The concept of sound is extremely complicated as well as technical. There are several components of sound, such as pitch, loudness, and waves. To begin we must understand that vibrations cause all sounds. When a sound is made such as a bell or a hand clapping, the vibrations from the sound bounce off surrounding particles such as air. As the waves pass through the air the particles in the air vibrate as well moving forward and backwards. A sound wave like all waves can carry energy from one place to another. There are three specific aspects of a sound wave. The first is the wavelength. This represents the length of one cycle of sound. It is the length in space of a sound. The period of a sound wave is the time taken for one wavelength to pass a certain point before a new wave begins. A longer wave period represents a lower pitch sound. The third part of a sound wave is the amplitude. The amplitude of a sound wave represents the loudness of the sound. The higher the amplitude, the louder the sound. (School for Champions/Science/Sound, 6/10/03)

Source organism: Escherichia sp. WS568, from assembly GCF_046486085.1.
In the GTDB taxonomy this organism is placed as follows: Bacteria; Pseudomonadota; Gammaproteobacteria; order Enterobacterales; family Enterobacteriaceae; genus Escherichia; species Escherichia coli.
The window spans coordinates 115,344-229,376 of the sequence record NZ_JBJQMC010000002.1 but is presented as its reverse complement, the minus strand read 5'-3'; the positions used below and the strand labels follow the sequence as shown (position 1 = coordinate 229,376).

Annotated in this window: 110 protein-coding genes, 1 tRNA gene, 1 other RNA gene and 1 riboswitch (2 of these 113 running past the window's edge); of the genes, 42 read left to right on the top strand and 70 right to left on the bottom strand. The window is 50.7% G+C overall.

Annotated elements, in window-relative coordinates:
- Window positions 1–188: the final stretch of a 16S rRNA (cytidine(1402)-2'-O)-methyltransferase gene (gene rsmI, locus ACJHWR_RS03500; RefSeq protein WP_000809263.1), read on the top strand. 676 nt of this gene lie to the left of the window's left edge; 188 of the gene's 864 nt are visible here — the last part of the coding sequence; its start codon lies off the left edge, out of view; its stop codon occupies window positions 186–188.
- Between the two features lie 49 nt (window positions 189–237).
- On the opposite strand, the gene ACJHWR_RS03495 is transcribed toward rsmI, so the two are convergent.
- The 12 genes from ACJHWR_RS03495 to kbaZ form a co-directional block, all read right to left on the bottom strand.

Another important dimension of sound waves is their frequency. Frequency of a wave refers to how often a wave passes through a specific location. Frequency is measured by the number of complete back and forth vibrations of a particle. The frequency of a sound wave is measured in cycles per second, or Hertz.
1 Hertz = 1 vibration/second
Sound travels at 330 meters per second or 740 miles per hour.
740 mile/ hour = 330M/s x 3.3 Ft./M x 1 mile/5280 ft x 3600/hr
A sound wave will vibrate at different rates, which is the frequency of a wave. The faster an object vibrates, or higher the frequency the higher the pitch of the sound. A high pitch sound will have a high frequency, while a low pitch sound will have a low frequency. The shorter a wavelength appears the faster the object is vibrating and the frequency will be higher. If a wavelength is spread apart the slower the objects vibrating, and the frequency is lower. A mathematical calculation for this is shown with the formula:
D = s / f
D = wavelength in meters
S = Speed in meters per second
F = frequency in cycles per second, also called Hertz (Hz)
(figure available in print form)
Sounds are heard by the ear as either being loud or soft. The loudness of a sound in measured in decibels. Decibels refer to the energy produced by that sound. A human can hear sounds ranging from 0.1 decibels, which is very soft, to sound which measure 120 decibels. Younger people can often hear lower volumes better than older people. (School for Champions/Science/Sound, 6/20/03)